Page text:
Tibetan Conch Shell with Black Mahakala Hand Carved
Weight: 1.14 kg Size: 20 cm Material: Conch shell
About the Product
Iconography The two-armed Mahakala called Bernakchen is a protector of the Karma Kagyu school. It is often thought to be the primary protector but it is actually the main protector of the Karmapas specifically.
This protective deity is described as figures possessing stout bodies short but thick and strong limbs. His flaming hair decorated with a crown of skulls rises from his forehead while a circle of flames dance around him. His face possesses a typical wrathful expression. The mouth is contorted to an angry smile from its corners protrude long fangs. The protruding bloodshot eyes have an angry and staring expression and usually a third eye is visible in the middle of the forehead.
In his right hand he holds a chopper which symbolizes the cutting through of negative patterns such as aggression hatred and ignorance. In his left hand he holds a skull cup a ritual element typically filled with blood or human brain matter. He is seen standing on the corpse of two human bodies thus symbolizing the death of negativities and the complete uprooting of negative patterns to such a point that like a dead body they will not come to life.
Mantra of Mahakala
Om Benza Nara Trim Trim Hung Hung Phet Phet Soha Om Mahalakaya Deva-Raksha Samaya Ho Balim Te Khahi
Sankha: Brief Introduction
An offering vessel; a symbol of Vishnu. In Hindu tradition the conch shell seems to have been extensively used in wars by ancient Indian. The white conch shell whose humming sound proclaims the glory of the saints. It is especially given as a symbol to the gods as the sound vibrated through a shell penetrates far and wide.CONCH SHELL: IconographicThe conch shell this has been used as the original from the past ancient times in ancient history of Nepal and India these horns are used to commence is any rituals or worn. Popularly known as Shanka is a musical instrument blow by the lord Krishna to declare the start of the war of Mahabharata. in all the epic stories of Hinduism shankha has been described being carried by all the heroes of the past.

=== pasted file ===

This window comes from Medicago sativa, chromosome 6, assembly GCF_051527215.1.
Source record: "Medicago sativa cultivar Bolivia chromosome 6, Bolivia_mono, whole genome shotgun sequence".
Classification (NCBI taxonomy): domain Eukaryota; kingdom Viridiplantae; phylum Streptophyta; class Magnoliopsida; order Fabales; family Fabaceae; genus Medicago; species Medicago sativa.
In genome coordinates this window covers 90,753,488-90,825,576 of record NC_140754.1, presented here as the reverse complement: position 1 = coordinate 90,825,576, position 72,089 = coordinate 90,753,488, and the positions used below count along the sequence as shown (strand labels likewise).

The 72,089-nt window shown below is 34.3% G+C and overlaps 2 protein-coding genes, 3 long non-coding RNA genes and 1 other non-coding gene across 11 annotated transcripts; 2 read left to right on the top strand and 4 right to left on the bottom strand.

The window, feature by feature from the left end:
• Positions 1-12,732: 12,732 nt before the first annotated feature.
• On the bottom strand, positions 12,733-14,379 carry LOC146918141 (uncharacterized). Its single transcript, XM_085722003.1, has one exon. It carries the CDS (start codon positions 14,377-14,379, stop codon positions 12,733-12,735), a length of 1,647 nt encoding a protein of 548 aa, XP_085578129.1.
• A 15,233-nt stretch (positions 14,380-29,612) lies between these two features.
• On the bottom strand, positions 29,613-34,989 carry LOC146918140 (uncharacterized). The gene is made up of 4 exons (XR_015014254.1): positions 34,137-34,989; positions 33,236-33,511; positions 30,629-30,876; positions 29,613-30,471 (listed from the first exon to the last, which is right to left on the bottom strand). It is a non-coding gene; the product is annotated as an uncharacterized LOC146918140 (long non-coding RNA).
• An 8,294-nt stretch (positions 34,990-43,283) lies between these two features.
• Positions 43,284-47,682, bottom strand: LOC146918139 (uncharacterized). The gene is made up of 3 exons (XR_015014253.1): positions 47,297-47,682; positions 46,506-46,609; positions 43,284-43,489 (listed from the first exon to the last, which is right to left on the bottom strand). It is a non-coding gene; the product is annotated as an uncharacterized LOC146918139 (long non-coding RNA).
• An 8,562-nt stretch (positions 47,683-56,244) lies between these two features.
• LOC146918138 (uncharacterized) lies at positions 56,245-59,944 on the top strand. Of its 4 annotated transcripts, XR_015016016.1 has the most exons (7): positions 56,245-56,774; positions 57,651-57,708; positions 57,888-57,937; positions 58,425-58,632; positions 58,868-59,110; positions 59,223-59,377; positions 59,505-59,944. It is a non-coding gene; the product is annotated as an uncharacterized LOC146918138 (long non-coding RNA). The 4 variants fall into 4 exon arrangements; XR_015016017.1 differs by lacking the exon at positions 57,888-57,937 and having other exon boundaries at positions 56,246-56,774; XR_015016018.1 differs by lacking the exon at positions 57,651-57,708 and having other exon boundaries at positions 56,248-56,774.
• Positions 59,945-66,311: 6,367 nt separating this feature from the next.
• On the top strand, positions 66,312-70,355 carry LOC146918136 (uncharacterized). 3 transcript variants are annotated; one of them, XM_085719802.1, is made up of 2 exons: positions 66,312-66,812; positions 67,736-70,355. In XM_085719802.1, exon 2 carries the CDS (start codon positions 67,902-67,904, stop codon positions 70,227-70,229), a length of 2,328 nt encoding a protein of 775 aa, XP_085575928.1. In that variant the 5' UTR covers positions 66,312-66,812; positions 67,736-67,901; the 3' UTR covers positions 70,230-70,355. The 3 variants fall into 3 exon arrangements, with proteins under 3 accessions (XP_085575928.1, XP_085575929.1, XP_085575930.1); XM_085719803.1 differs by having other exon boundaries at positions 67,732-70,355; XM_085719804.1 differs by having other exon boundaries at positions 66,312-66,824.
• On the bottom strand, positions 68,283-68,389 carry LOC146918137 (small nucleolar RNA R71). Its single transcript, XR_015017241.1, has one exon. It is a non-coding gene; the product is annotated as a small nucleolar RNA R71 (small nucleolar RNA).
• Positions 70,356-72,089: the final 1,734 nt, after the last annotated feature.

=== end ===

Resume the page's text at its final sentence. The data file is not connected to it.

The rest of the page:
In Vajrayana Buddhism.This has been recognised as the symbol of fearlessness and proclaimed the truth of dharma. This is the one of the eight symbols of good fortune this stands for the popularity and fame of Buddhist teaching which spread in all direction like the sound of the Conch Trumpet.
In addition to Buddha's throat the conch also appears as an auspicious mark on the soles palms limbs breast or forehead of a divinely endowed being.
The fourfold caste division is also applied as follows:
The smooth white conch represents the Brahmin caste (priests) The red conch the kshatriyas (warriors) The yellow conch the vaishyas (merchants) The grey conch the shudras (labourers) Additionally there is a fundamental classification of conch shells occurring in nature: those that turn to the left and those which turn to the right. Shells which spiral to the right in a clockwise direction are a rarity and are considered especially sacred. The right-spiralling movement of such a conch is believed to echo the celestial motion of the sun moon planets and stars across the heavens. The hair whorls on Buddha's head spiral to the right as do his fine body hairs the long curl between his eyebrows (urna) and also the conch-like swirl of his navel. The Left Turning Conch The Right Turning ConchIt is one of the main emblems of Vishnu and his conch bears the name of Panchajanya meaning 'having control over the five classes of beings.'
Arjuna's (hero of the Mahabharata) mighty conch was known as Devadatta whose triumphant blast brought terror to the enemy. As a proclaiming battle horn the conch is akin to the bugle. It is an emblem of power authority and sovereignty whose blast is believed to banish evil spirits avert natural disasters and scare away poisonous creatures.
Today in its greatly tamed avatar the conch is used in Tibetan Buddhism to call together religious assemblies. During the actual practise of rituals it is used both as a musical instrument and as a container for holy water.
Ancient Indian belief classifies the conch into male and female varieties. The thicker-shelled bulbous one is thought to be the male (purusha) and the thin-shelled slender conch to be the female (shankhini).
Buddhist monk blowing conch shell at Mindrolling Monastery